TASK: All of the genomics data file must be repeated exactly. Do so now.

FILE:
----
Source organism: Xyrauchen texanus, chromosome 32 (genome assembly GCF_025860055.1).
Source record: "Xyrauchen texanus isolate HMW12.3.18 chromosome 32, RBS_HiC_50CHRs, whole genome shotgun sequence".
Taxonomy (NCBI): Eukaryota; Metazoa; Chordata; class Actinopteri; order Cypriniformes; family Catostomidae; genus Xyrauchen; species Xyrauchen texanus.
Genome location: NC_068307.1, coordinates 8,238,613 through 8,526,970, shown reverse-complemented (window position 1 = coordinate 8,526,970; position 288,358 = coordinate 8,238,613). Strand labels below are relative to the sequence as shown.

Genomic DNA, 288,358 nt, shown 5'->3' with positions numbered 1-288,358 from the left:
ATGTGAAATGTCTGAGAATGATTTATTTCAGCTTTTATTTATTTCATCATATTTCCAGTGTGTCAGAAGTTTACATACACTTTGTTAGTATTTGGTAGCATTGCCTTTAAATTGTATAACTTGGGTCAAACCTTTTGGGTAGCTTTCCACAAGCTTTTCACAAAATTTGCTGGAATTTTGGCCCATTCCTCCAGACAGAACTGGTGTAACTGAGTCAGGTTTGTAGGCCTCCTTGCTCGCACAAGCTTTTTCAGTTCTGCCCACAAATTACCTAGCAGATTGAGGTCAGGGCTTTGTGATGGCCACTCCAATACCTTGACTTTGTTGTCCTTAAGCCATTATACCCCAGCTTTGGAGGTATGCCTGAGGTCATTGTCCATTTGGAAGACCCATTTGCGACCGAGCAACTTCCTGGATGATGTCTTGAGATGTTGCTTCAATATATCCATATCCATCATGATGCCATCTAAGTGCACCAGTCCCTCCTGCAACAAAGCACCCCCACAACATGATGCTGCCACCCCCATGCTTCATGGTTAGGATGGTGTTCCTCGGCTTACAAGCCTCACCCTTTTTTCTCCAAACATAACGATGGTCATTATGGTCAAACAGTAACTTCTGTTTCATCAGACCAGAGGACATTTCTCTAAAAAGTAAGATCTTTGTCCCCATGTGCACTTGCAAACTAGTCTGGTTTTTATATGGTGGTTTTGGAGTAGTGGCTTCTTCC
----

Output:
Source organism: Xyrauchen texanus, chromosome 32 (genome assembly GCF_025860055.1).
Source record: "Xyrauchen texanus isolate HMW12.3.18 chromosome 32, RBS_HiC_50CHRs, whole genome shotgun sequence".
Taxonomy (NCBI): Eukaryota; Metazoa; Chordata; class Actinopteri; order Cypriniformes; family Catostomidae; genus Xyrauchen; species Xyrauchen texanus.
Genome location: NC_068307.1, coordinates 8,238,613 through 8,526,970, shown reverse-complemented (window position 1 = coordinate 8,526,970; position 288,358 = coordinate 8,238,613). Strand labels below are relative to the sequence as shown.

Genomic DNA, 288,358 nt, shown 5'->3' with positions numbered 1-288,358 from the left:
ATGTGAAATGTCTGAGAATGATTTATTTCAGCTTTTATTTATTTCATCATATTTCCAGTGTGTCAGAAGTTTACATACACTTTGTTAGTATTTGGTAGCATTGCCTTTAAATTGTATAACTTGGGTCAAACCTTTTGGGTAGCTTTCCACAAGCTTTTCACAAAATTTGCTGGAATTTTGGCCCATTCCTCCAGACAGAACTGGTGTAACTGAGTCAGGTTTGTAGGCCTCCTTGCTCGCACAAGCTTTTTCAGTTCTGCCCACAAATTACCTAGCAGATTGAGGTCAGGGCTTTGTGATGGCCACTCCAATACCTTGACTTTGTTGTCCTTAAGCCATTATACCCCAGCTTTGGAGGTATGCCTGAGGTCATTGTCCATTTGGAAGACCCATTTGCGACCGAGCAACTTCCTGGATGATGTCTTGAGATGTTGCTTCAATATATCCATATCCATCATGATGCCATCTAAGTGCACCAGTCCCTCCTGCAACAAAGCACCCCCACAACATGATGCTGCCACCCCCATGCTTCATGGTTAGGATGGTGTTCCTCGGCTTACAAGCCTCACCCTTTTTTCTCCAAACATAACGATGGTCATTATGGTCAAACAGTAACTTCTGTTTCATCAGACCAGAGGACATTTCTCTAAAAAGTAAGATCTTTGTCCCCATGTGCACTTGCAAACTAGTCTGGTTTTTATATGGTGGTTTTGGAGTAGTGGCTTCTTCC